Through the Civil War (1642-51), the town in fact joined both sides, initially it backed parliament, but subsequently switched sides and was ultimately captured by the Parliamentarians when it was under seige for 3 weeks. In the next two centuries King's Lynn's value as a port diminished along with the downturn of the wool exporting industry, though it obviously did carry on exporting grain and importing pitch, timber and iron to a lesser extent. The port simultaneously affected by the rise of westerly ports like Bristol, which grew following the discovery of the Americas.

The Lattice House Inn, King's Lynn - geograph.org.uk - 1589499Clearly there was however a good amount of coastal and local commerce to keep the port alive throughout these more challenging times and later the town prospered once more with the importation of wine coming from Portugal, France and Spain. Also the shipment of farmed produce escalated following the fens were drained during the mid-seventeenth century, in addition, it started a crucial shipbuilding industry. The railway arrived at the town in 1847, driving more visitors, prosperity and trade to the area. The resident population of the town expanded significantly in the 1960's due to the fact that it became an overflow town for London.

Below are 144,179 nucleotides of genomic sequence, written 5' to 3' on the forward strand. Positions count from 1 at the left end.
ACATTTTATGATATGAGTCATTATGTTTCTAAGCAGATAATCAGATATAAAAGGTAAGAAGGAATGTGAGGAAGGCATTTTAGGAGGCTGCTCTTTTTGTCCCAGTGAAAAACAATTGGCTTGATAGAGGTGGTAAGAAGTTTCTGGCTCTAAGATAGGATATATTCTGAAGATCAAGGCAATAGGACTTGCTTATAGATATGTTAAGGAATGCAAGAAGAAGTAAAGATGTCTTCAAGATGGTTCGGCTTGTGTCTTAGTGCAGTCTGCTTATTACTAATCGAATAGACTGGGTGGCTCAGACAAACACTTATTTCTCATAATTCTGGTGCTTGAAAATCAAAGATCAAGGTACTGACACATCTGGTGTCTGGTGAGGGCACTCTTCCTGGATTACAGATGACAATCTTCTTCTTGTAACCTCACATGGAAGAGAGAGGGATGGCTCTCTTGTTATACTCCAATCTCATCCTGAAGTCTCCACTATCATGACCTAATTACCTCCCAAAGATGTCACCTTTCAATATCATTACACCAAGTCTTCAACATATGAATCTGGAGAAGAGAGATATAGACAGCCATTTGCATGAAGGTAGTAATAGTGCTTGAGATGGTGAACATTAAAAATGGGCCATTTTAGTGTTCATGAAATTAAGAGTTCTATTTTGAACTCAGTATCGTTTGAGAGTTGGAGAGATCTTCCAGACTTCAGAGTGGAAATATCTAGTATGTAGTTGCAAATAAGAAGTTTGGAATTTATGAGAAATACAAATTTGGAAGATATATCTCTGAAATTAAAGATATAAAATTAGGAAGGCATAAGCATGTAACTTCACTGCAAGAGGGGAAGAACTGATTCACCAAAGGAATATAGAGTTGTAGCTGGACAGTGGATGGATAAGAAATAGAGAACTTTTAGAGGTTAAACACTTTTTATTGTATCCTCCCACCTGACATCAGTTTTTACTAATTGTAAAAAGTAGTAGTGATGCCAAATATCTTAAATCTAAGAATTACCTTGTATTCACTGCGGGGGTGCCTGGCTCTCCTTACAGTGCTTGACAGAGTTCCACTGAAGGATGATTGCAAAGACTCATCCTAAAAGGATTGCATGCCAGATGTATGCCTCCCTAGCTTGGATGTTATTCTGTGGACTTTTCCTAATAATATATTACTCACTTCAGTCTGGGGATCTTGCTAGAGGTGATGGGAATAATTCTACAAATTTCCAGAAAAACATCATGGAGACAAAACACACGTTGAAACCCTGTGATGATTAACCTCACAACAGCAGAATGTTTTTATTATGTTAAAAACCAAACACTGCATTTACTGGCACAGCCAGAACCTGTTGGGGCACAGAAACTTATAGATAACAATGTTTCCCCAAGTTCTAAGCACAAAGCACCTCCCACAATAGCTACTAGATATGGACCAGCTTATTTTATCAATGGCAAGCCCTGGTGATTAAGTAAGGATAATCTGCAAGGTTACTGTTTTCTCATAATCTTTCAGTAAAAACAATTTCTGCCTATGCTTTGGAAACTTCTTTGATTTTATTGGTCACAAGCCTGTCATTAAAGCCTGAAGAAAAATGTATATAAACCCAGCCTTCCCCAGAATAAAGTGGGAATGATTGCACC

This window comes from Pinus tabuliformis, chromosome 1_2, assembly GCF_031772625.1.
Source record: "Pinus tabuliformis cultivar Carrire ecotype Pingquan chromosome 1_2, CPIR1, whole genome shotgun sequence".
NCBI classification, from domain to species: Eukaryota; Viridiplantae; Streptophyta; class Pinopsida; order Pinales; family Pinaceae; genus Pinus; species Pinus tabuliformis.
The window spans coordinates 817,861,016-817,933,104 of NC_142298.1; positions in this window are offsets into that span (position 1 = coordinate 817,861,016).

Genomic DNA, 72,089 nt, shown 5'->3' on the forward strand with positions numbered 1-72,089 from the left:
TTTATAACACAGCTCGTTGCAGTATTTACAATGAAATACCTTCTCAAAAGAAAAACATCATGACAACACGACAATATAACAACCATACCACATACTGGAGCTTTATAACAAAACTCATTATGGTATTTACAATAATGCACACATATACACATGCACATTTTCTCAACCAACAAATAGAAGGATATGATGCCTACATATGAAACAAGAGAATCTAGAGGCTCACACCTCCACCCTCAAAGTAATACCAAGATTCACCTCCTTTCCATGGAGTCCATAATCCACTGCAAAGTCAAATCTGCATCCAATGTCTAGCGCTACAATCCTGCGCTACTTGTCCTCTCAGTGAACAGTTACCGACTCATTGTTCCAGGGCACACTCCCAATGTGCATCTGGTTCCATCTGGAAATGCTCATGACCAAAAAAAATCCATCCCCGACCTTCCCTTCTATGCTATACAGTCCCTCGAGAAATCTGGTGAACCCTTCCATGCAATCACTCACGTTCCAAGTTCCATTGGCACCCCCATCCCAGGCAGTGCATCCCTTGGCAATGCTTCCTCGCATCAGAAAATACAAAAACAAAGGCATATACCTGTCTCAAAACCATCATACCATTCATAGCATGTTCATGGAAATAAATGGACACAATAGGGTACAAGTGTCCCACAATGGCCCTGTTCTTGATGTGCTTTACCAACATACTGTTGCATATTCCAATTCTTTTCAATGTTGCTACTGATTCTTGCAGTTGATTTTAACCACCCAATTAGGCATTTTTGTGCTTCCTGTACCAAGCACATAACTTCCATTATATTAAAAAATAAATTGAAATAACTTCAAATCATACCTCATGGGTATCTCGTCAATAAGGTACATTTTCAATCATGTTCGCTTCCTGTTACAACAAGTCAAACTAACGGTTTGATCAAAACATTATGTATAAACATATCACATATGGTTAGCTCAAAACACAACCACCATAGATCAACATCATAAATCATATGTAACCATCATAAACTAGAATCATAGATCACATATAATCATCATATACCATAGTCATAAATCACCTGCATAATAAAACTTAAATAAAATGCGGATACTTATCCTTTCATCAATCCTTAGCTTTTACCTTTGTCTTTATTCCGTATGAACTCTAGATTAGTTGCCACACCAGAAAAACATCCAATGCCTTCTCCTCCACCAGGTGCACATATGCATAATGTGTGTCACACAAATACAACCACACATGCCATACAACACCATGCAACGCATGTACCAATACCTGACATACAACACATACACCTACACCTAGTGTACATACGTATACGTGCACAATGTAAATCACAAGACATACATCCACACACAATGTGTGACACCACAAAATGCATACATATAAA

The town of King's Lynn can be reached by means of the A10, the A149 and the A17, it's approximately thirty eight miles from Norwich and ninety four miles from London. King's Lynn can also be accessed by train, the nearest overseas airport to King's Lynn is Norwich International (driving distance - 46 miles) a drive of about one hour.

A selection of Kings Lynn streets and roads: Burghley Road, Anmer Road, Stow Bridge Road, Clifford Burman Close, Fern Hill, Cottage Row, Dunham Road, Ingoldale, Willow Close, Graham Drive, Fen Road, Church Bank, Council Houses, Jennings Close, Middle Road, Ashfield Court, Lodge Road, Litcham Road, Beechwood Court, William Street, Warren Road, Ashfield Hill, Langham Street, Turners Close, Long Row, Generals Walk, East End, Norway Close, The Row, Pynkney, Freebridge Terrace, Elmtree Grove, St Lawrence Close, Swan Lane, Baker Lane, Banyards Place, White Horse Drive, Field Road, Bailey Gate, Cliff-en-howe Road, Old Church Road, Wash Lane, Coburg Street, Crisp Close, Smith Avenue, Post Office Road, Sutton Estate, Gayton Road, Punsfer Way, The Hollies, Docking Road.